Hailing from Philadelphia, Bardus, which features guitarist/vocalist Justin Tuck, drummer Kyle Pierce and bassist Ari Rosenberg, play hard hitting noise rock that is informed by their environment. They live in a tough, loud city and their music is a reflection of that reality, which can be heard on their debut full length, Solus, self-released by the band on their bandcamp page in 2013. They also have an EP entitled, Pig, which came out in 2011.
Since they are coming back to Connecticut for a show on March 5 at Cafe Nine with two of our state’s finest purveyors of loud, noisy rock in Grizzlor and Intercourse, along with New York City’s equally excellent No Way, we thought it would be the perfect time to send Pierce some questions concerning a variety of subjects which include the influence of their city on their sound, their recent showing at one of those Converse/MetalSucks Rubber Tracks showcases in New York City and their upcoming plans for the future.
The March 5 show is the first date of three day mini-tour with Grizzlor and No Way, which also see all three bands play The Acheron in Brooklyn, New York, March 6 with NYC’s infamous Couch Slut and March 7 at The Sex Dungeon in Lindenwold, New Jersey, with their Philly homeboys in Fight Amp.
You will not want to miss this show.
Your hometown of Philadelphia has a lot going on when it comes to loud, noisy rock. There are bands like Pissed Jeans, Fight Amp and Ladder Devils. In addition, Reptilian Records is doing a “Keystone Noise” series of 7″‘s focusing on noise rock bands. Why do you think is happening? What do you think are the reasons behind this explosion of noise?
I think it’s happening because it needs to happen. The “noise rock” scene has a lot of good bands that don’t get a lot of coverage because it falls between the cracks of genres or doesn’t sound like this or that. I’m not sure if it’s so much of an explosion as it’s people finally catching on to what has been going on for a while. It’s about time some of these bands get the attention they much deserve.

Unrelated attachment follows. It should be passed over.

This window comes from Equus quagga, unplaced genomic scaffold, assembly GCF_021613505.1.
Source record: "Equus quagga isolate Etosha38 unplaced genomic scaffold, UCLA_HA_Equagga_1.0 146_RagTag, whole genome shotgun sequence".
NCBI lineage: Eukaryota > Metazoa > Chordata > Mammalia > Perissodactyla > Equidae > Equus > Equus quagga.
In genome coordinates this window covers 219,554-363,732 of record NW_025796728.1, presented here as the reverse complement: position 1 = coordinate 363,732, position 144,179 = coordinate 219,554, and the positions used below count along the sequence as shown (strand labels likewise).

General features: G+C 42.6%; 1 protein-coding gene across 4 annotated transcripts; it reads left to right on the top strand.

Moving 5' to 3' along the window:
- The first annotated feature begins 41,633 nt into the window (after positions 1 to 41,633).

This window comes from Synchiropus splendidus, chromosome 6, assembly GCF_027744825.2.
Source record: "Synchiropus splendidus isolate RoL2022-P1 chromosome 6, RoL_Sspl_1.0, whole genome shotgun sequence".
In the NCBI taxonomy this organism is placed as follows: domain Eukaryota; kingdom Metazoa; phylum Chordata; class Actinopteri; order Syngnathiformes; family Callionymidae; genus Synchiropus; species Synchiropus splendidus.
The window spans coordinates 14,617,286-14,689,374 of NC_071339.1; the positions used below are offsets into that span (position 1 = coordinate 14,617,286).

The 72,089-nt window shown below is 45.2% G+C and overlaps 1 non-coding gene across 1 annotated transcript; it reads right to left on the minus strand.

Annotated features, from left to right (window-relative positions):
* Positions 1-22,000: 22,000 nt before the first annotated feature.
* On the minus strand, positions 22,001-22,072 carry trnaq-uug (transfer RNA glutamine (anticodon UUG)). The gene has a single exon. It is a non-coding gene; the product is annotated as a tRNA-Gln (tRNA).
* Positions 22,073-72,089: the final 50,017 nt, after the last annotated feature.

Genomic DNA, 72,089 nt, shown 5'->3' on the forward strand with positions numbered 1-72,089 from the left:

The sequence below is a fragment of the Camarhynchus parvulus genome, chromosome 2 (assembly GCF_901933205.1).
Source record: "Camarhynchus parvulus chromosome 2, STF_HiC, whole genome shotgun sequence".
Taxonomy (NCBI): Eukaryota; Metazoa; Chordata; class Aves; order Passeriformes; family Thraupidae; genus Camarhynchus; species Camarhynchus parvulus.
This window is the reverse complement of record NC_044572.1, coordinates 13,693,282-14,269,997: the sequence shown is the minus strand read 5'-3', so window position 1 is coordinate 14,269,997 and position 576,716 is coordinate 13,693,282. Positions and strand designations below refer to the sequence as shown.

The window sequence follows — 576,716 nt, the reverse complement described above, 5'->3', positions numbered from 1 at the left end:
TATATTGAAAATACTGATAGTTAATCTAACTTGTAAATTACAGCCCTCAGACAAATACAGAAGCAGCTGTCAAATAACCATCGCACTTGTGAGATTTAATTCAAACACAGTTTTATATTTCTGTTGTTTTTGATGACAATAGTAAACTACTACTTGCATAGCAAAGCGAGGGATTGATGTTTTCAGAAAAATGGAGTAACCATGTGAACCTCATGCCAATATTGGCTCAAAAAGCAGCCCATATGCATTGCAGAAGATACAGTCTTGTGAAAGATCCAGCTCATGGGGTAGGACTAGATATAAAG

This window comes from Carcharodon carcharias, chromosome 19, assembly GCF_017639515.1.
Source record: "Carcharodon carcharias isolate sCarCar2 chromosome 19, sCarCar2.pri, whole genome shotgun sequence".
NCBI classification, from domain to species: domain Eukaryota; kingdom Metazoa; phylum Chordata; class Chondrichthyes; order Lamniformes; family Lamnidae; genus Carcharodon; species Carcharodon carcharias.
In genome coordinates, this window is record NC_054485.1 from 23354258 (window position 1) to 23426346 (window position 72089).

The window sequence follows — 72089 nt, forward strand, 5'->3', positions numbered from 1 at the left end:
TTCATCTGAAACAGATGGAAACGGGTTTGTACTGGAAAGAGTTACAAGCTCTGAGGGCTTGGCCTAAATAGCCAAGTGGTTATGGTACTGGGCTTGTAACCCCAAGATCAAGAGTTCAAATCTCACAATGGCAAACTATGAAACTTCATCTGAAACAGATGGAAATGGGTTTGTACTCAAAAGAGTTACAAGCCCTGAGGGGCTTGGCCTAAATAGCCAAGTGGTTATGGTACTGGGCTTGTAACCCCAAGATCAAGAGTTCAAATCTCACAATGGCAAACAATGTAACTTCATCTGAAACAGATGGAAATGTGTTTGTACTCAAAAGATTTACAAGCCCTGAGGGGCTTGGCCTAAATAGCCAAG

In addition, little pockets of noise rock bands have formed around the country, like in the Pacific Northwest and the Midwest and also abroad. Do you think the East Coast has its own style of noise rock? How about the city you come from?
I think the east coast in general has its own style. To me, it’s a more raw, nihilistic punk/hardcore sound. Philadelphia has its own vibe to it. No frills, straight to the point. It’s derived from living in this dirty, loud city. There’s probably something heavier in our drinking water.
You recently played one of those Converse/MetalSucks Rubber Tracks showcases in New York City. What was that like? Do you think it helped get your band’s name out there? Why or why not?
The MetalSucks Rubber Tracks showcase was a real good time. The show went down at St. Vitus in Brooklyn and Municipal Waste headlined. It was sold out, wall to wall people having a blast all night. Being promoted on a website like Metalsucks definitely helped us reach a newer more vast audience. They posted a new song we did at Rubber Tracks and hopefully we caught a few more ears and more people checked us out. With being an unsigned band, it definitely helped get our name out there. It also helped that most people who have probably never heard of us got to see us play live. All we’ve wanted was for people to check out our music.
Also, according to your FB status updates, you are working on some new material. How is that coming along? How is it similar and/or different from the material on your most recent release, Solus?
We’ve spent practically the entire winter locked in our practice space working on finishing new songs. We’ve taken the approach and mentality to explore all new ideas and spend some time working on them. The new songs aren’t too different, but they don’t necessarily sound like Solus. Solus was pretty much the first chapter of the band. We’ve learned, dissected things we liked and didn’t like, got stoned, and forgot everything.
Once this three day stint with No Way and Grizzlor is finished, what are the future plans for the band? Can we expect more touring? A new record?
After these shows with Grizzlor and No Way are over we are playing a show with Lo-Pan in Philly the following week. We’ll be finishing up our writing and then doing demos in April. We will be playing shows throughout the summer with some touring before we focus on recording our new record. We’re hoping our new stuff will be released on more than a digital format this time around, but as always, we’re just focused on doing us and playing.